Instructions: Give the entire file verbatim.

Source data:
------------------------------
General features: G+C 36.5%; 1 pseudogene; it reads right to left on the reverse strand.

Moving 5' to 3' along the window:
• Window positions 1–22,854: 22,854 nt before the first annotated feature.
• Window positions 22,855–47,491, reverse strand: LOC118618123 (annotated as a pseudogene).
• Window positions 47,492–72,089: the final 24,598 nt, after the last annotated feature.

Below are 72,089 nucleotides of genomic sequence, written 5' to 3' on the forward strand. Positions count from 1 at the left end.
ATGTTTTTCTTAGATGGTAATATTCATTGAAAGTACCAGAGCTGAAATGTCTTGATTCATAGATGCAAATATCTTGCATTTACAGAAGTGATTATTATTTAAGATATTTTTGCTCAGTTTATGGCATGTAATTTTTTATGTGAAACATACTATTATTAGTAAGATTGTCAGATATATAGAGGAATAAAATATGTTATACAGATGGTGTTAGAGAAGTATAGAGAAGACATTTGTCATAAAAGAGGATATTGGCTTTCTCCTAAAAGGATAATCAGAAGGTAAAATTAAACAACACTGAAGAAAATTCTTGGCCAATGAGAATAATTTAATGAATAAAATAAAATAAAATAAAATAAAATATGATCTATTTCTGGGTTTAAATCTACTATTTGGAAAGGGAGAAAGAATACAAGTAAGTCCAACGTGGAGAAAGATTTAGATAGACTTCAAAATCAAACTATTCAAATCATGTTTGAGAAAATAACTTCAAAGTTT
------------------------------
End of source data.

General features: G+C 36.5%; 1 pseudogene; it reads right to left on the reverse strand.

Moving 5' to 3' along the window:
• Window positions 1–22,854: 22,854 nt before the first annotated feature.
• Window positions 22,855–47,491, reverse strand: LOC118618123 (annotated as a pseudogene).
• Window positions 47,492–72,089: the final 24,598 nt, after the last annotated feature.

Below are 72,089 nucleotides of genomic sequence, written 5' to 3' on the forward strand. Positions count from 1 at the left end.
ATGTTTTTCTTAGATGGTAATATTCATTGAAAGTACCAGAGCTGAAATGTCTTGATTCATAGATGCAAATATCTTGCATTTACAGAAGTGATTATTATTTAAGATATTTTTGCTCAGTTTATGGCATGTAATTTTTTATGTGAAACATACTATTATTAGTAAGATTGTCAGATATATAGAGGAATAAAATATGTTATACAGATGGTGTTAGAGAAGTATAGAGAAGACATTTGTCATAAAAGAGGATATTGGCTTTCTCCTAAAAGGATAATCAGAAGGTAAAATTAAACAACACTGAAGAAAATTCTTGGCCAATGAGAATAATTTAATGAATAAAATAAAATAAAATAAAATAAAATATGATCTATTTCTGGGTTTAAATCTACTATTTGGAAAGGGAGAAAGAATACAAGTAAGTCCAACGTGGAGAAAGATTTAGATAGACTTCAAAATCAAACTATTCAAATCATGTTTGAGAAAATAACTTCAAAGTTT